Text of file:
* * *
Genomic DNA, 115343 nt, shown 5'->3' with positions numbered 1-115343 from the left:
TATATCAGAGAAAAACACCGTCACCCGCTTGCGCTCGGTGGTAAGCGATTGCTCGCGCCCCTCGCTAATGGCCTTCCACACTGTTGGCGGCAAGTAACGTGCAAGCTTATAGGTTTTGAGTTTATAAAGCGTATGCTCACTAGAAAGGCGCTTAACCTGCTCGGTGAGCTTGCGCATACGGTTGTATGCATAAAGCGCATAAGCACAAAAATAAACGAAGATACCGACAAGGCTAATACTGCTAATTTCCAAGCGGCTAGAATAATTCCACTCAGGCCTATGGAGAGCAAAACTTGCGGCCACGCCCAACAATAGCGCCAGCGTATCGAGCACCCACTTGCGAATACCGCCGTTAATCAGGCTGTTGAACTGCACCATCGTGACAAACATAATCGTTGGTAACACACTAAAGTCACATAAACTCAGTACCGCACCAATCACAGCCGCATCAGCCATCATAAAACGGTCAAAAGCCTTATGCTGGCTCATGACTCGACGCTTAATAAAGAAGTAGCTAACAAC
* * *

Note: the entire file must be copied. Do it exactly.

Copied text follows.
Genomic DNA, 115343 nt, shown 5'->3' with positions numbered 1-115343 from the left:
TATATCAGAGAAAAACACCGTCACCCGCTTGCGCTCGGTGGTAAGCGATTGCTCGCGCCCCTCGCTAATGGCCTTCCACACTGTTGGCGGCAAGTAACGTGCAAGCTTATAGGTTTTGAGTTTATAAAGCGTATGCTCACTAGAAAGGCGCTTAACCTGCTCGGTGAGCTTGCGCATACGGTTGTATGCATAAAGCGCATAAGCACAAAAATAAACGAAGATACCGACAAGGCTAATACTGCTAATTTCCAAGCGGCTAGAATAATTCCACTCAGGCCTATGGAGAGCAAAACTTGCGGCCACGCCCAACAATAGCGCCAGCGTATCGAGCACCCACTTGCGAATACCGCCGTTAATCAGGCTGTTGAACTGCACCATCGTGACAAACATAATCGTTGGTAACACACTAAAGTCACATAAACTCAGTACCGCACCAATCACAGCCGCATCAGCCATCATAAAACGGTCAAAAGCCTTATGCTGGCTCATGACTCGACGCTTAATAAAGAAGTAGCTAACAAC